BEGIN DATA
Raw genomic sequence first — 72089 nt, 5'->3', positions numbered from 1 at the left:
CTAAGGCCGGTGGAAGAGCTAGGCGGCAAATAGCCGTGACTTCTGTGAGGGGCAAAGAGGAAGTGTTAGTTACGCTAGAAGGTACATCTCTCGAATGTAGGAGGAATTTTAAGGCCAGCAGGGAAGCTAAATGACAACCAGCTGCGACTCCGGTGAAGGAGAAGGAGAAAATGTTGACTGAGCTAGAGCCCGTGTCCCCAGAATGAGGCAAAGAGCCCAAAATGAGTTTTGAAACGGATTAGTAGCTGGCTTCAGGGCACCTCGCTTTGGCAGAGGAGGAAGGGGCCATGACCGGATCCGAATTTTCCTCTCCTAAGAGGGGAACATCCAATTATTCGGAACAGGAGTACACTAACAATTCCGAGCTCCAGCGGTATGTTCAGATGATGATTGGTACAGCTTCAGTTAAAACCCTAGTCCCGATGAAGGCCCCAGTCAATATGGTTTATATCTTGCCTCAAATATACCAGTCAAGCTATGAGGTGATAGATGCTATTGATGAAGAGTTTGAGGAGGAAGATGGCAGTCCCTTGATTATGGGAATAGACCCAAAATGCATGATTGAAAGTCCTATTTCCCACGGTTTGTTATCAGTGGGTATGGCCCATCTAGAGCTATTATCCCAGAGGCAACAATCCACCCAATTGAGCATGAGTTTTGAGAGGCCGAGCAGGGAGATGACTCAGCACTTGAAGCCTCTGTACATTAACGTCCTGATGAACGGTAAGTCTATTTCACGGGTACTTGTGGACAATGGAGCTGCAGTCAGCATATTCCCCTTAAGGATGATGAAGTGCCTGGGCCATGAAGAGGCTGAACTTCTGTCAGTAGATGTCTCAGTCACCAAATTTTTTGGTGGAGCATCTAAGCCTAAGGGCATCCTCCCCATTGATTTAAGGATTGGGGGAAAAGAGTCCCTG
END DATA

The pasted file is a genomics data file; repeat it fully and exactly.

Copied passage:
Raw genomic sequence first — 72089 nt, 5'->3', positions numbered from 1 at the left:
CTAAGGCCGGTGGAAGAGCTAGGCGGCAAATAGCCGTGACTTCTGTGAGGGGCAAAGAGGAAGTGTTAGTTACGCTAGAAGGTACATCTCTCGAATGTAGGAGGAATTTTAAGGCCAGCAGGGAAGCTAAATGACAACCAGCTGCGACTCCGGTGAAGGAGAAGGAGAAAATGTTGACTGAGCTAGAGCCCGTGTCCCCAGAATGAGGCAAAGAGCCCAAAATGAGTTTTGAAACGGATTAGTAGCTGGCTTCAGGGCACCTCGCTTTGGCAGAGGAGGAAGGGGCCATGACCGGATCCGAATTTTCCTCTCCTAAGAGGGGAACATCCAATTATTCGGAACAGGAGTACACTAACAATTCCGAGCTCCAGCGGTATGTTCAGATGATGATTGGTACAGCTTCAGTTAAAACCCTAGTCCCGATGAAGGCCCCAGTCAATATGGTTTATATCTTGCCTCAAATATACCAGTCAAGCTATGAGGTGATAGATGCTATTGATGAAGAGTTTGAGGAGGAAGATGGCAGTCCCTTGATTATGGGAATAGACCCAAAATGCATGATTGAAAGTCCTATTTCCCACGGTTTGTTATCAGTGGGTATGGCCCATCTAGAGCTATTATCCCAGAGGCAACAATCCACCCAATTGAGCATGAGTTTTGAGAGGCCGAGCAGGGAGATGACTCAGCACTTGAAGCCTCTGTACATTAACGTCCTGATGAACGGTAAGTCTATTTCACGGGTACTTGTGGACAATGGAGCTGCAGTCAGCATATTCCCCTTAAGGATGATGAAGTGCCTGGGCCATGAAGAGGCTGAACTTCTGTCAGTAGATGTCTCAGTCACCAAATTTTTTGGTGGAGCATCTAAGCCTAAGGGCATCCTCCCCATTGATTTAAGGATTGGGGGAAAAGAGTCCCTG